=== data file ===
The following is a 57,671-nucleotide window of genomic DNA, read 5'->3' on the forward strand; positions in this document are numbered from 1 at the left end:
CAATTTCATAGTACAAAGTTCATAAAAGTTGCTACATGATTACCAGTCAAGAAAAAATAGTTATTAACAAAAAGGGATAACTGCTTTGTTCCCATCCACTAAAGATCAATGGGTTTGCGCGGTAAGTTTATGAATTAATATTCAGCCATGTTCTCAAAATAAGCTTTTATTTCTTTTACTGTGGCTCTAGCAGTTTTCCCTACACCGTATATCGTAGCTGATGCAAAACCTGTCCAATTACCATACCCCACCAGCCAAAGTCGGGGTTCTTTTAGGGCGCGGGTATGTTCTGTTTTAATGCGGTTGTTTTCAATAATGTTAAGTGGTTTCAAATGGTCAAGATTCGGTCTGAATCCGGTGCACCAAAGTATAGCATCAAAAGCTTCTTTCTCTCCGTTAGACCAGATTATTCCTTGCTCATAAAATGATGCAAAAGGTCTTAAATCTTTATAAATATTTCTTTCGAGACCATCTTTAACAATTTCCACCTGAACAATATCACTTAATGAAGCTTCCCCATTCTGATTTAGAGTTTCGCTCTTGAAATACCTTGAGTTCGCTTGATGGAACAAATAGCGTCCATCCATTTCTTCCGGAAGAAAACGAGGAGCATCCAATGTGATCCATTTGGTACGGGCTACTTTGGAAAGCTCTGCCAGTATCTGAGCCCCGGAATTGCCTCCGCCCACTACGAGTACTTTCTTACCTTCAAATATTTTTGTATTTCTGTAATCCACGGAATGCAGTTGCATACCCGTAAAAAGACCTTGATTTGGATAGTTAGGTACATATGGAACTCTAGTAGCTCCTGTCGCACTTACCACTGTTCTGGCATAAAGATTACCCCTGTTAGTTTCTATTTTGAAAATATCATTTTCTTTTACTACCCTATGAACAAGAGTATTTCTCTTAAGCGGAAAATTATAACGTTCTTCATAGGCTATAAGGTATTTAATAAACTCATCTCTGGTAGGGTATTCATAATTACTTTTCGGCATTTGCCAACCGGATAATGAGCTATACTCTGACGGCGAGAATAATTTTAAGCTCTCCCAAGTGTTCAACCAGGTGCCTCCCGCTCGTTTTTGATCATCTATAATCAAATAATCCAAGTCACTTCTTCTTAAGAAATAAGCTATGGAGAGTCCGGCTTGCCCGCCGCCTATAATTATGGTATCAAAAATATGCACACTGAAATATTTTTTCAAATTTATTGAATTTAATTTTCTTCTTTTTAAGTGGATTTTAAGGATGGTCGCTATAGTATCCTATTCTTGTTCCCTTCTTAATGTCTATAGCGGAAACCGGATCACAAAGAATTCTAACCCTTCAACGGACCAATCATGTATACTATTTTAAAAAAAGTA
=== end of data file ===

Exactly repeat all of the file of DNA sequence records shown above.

The following is a 57,671-nucleotide window of genomic DNA, read 5'->3' on the forward strand; positions in this document are numbered from 1 at the left end:
CAATTTCATAGTACAAAGTTCATAAAAGTTGCTACATGATTACCAGTCAAGAAAAAATAGTTATTAACAAAAAGGGATAACTGCTTTGTTCCCATCCACTAAAGATCAATGGGTTTGCGCGGTAAGTTTATGAATTAATATTCAGCCATGTTCTCAAAATAAGCTTTTATTTCTTTTACTGTGGCTCTAGCAGTTTTCCCTACACCGTATATCGTAGCTGATGCAAAACCTGTCCAATTACCATACCCCACCAGCCAAAGTCGGGGTTCTTTTAGGGCGCGGGTATGTTCTGTTTTAATGCGGTTGTTTTCAATAATGTTAAGTGGTTTCAAATGGTCAAGATTCGGTCTGAATCCGGTGCACCAAAGTATAGCATCAAAAGCTTCTTTCTCTCCGTTAGACCAGATTATTCCTTGCTCATAAAATGATGCAAAAGGTCTTAAATCTTTATAAATATTTCTTTCGAGACCATCTTTAACAATTTCCACCTGAACAATATCACTTAATGAAGCTTCCCCATTCTGATTTAGAGTTTCGCTCTTGAAATACCTTGAGTTCGCTTGATGGAACAAATAGCGTCCATCCATTTCTTCCGGAAGAAAACGAGGAGCATCCAATGTGATCCATTTGGTACGGGCTACTTTGGAAAGCTCTGCCAGTATCTGAGCCCCGGAATTGCCTCCGCCCACTACGAGTACTTTCTTACCTTCAAATATTTTTGTATTTCTGTAATCCACGGAATGCAGTTGCATACCCGTAAAAAGACCTTGATTTGGATAGTTAGGTACATATGGAACTCTAGTAGCTCCTGTCGCACTTACCACTGTTCTGGCATAAAGATTACCCCTGTTAGTTTCTATTTTGAAAATATCATTTTCTTTTACTACCCTATGAACAAGAGTATTTCTCTTAAGCGGAAAATTATAACGTTCTTCATAGGCTATAAGGTATTTAATAAACTCATCTCTGGTAGGGTATTCATAATTACTTTTCGGCATTTGCCAACCGGATAATGAGCTATACTCTGACGGCGAGAATAATTTTAAGCTCTCCCAAGTGTTCAACCAGGTGCCTCCCGCTCGTTTTTGATCATCTATAATCAAATAATCCAAGTCACTTCTTCTTAAGAAATAAGCTATGGAGAGTCCGGCTTGCCCGCCGCCTATAATTATGGTATCAAAAATATGCACACTGAAATATTTTTTCAAATTTATTGAATTTAATTTTCTTCTTTTTAAGTGGATTTTAAGGATGGTCGCTATAGTATCCTATTCTTGTTCCCTTCTTAATGTCTATAGCGGAAACCGGATCACAAAGAATTCTAACCCTTCAACGGACCAATCATGTATACTATTTTAAAAAAAGTA